end of year writing prompts and activities for 3rd, 4th, and 5th grade classrooms

11 End of Year Writing Ideas and Activities

end of year writing prompts and activities for 3rd, 4th, and 5th grade classrooms
While students might think the approaching summer means that they don't have to very much more school work, you want your students to learn as much as possible while in your care.  With these end of year writing ideas, you can sneak some learning into those last days of 3rd, 4th, or 5th grade!

1. End of Year Letter to Future Students Activity

This is always a favorite!

Have your students write a letter to your class next year, offering advice and tips to help them survive the year.

You could let your students offer any advice they want, or provide direction by asking them to tell the future students:

  • what they will learn
  • what they should know about their teacher
  • their favorite activity of the year
  • something they have to look forward to

Save these letters and read them aloud to your new students at the beginning of the year!

This scaffolded resource guides your students from start to finish in creating an end of year letter to future students.  Even your struggling writers will be successful!  And best of all, you can use it digitally or in print.

2. An Autograph Book...That Encourages Writing!

Having students sign autograph books is a fun way to celebrate the end of the year.  But make this activity more meaningful and more personal with an autograph book that will encourage students to get past simply signing their name or writing "HAGS."

This autograph book includes sentence starters that encourage writing.  Students will be prompted to sign the autograph by sharing a favorite memory, or explaining something they like about the person, or predicting what the person will be doing in 30 years.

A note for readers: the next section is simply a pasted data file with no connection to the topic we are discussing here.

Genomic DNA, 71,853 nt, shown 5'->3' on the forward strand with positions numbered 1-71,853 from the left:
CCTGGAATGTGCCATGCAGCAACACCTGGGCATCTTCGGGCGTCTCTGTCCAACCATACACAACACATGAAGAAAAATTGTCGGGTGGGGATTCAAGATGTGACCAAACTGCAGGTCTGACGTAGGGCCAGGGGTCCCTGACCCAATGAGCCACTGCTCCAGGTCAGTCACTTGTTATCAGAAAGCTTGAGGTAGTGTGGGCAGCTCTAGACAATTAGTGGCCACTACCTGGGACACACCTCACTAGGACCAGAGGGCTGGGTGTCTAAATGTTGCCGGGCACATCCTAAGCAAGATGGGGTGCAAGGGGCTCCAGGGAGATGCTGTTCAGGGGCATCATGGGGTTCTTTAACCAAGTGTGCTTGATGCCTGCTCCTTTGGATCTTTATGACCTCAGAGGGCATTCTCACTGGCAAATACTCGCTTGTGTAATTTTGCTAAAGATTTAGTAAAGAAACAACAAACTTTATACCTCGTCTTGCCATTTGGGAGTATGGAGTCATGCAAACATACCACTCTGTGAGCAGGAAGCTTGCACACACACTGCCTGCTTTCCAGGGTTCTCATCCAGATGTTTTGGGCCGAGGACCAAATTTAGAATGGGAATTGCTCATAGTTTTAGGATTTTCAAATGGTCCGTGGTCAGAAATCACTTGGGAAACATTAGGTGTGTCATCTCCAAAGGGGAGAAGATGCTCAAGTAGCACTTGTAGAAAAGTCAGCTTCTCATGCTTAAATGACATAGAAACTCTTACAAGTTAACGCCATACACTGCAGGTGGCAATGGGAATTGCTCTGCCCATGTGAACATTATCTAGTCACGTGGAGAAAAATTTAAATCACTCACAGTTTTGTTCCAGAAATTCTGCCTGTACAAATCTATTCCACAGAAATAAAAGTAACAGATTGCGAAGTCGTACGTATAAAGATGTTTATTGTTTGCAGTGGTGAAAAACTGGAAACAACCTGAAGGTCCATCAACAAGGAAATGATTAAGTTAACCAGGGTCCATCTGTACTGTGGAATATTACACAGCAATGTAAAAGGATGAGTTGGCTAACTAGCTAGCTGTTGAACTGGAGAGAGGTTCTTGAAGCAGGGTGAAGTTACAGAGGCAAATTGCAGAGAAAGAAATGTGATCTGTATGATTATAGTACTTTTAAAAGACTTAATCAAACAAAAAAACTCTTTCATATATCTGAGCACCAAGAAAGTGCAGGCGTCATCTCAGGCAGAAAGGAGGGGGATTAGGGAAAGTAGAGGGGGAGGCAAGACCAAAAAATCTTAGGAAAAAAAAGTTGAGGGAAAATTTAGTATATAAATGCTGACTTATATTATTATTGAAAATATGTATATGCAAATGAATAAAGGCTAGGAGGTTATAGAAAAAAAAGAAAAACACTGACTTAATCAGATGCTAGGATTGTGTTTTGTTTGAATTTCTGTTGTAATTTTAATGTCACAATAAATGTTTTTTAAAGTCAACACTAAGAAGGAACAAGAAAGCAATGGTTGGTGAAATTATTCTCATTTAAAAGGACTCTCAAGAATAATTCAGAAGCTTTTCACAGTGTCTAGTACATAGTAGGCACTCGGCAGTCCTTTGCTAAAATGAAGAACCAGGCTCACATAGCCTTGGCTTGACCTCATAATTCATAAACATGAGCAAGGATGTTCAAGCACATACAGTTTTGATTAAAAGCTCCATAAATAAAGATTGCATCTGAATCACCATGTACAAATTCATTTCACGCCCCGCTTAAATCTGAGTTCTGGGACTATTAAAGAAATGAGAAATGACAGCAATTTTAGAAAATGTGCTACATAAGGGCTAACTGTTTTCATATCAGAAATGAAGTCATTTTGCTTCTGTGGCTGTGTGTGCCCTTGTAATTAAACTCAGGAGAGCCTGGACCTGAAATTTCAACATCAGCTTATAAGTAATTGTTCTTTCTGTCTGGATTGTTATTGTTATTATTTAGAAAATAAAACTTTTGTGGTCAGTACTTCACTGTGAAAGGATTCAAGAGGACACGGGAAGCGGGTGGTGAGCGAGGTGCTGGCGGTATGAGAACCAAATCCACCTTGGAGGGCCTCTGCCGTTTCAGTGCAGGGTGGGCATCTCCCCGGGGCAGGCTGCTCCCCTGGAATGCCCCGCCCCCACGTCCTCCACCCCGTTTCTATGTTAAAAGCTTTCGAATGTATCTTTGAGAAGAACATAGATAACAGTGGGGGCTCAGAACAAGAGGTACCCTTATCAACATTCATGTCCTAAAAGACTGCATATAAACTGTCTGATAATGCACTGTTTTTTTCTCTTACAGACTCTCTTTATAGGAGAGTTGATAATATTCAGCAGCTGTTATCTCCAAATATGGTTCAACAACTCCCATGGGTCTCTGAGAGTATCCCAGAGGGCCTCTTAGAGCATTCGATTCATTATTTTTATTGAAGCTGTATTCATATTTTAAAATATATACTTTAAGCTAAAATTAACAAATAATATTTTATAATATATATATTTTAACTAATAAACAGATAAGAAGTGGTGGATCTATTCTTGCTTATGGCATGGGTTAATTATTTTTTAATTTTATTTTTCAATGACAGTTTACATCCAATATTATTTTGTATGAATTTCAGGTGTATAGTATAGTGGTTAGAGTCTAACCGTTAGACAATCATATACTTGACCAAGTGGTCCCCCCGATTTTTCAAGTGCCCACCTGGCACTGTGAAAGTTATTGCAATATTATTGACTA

3. End of Year Opinion Writing

Chances are, your students could benefit from more opinion writing practice. Use one of these 7 end of year opinion writing prompts that have students reflect on the school year while giving them much needed practice.

If your students are still struggling with opinion writing, then consider providing them with sentence and paragraph frames for scaffolding. 

4. Share A Favorite Memory

Have your 3rd, 4th, or 5th grade students think about their favorite memories from the past school year, and then write about it!

This end of year writing idea is easily adaptable to any level.  Your more advanced writers could write about their top 3 favorite memories, while other students could just describe 1.

Best of all, this makes a great end of year countdown!

5. Compare and Contrast a Book with a Movie

Watching a movie is a common end of year activity, but why not make it more meaningful?  Have students watch a movie based on a book you have read together during the school year.  Then, have students write a paper comparing and contrasting the two.

Find more ideas here on how to make comparing and contrasting a book to its movie counterpart more rigorous.

6. End of Year Writing Reflection Prompts

For some shorter writing activities, ask students some end of the year reflection questions and have them respond with a paragraph or two.

Some sample reflection writing prompts are:

  • What will you miss most about this school year?  Why?
  • If you could travel back in time to the beginning of the school year, what advice would you give yourself?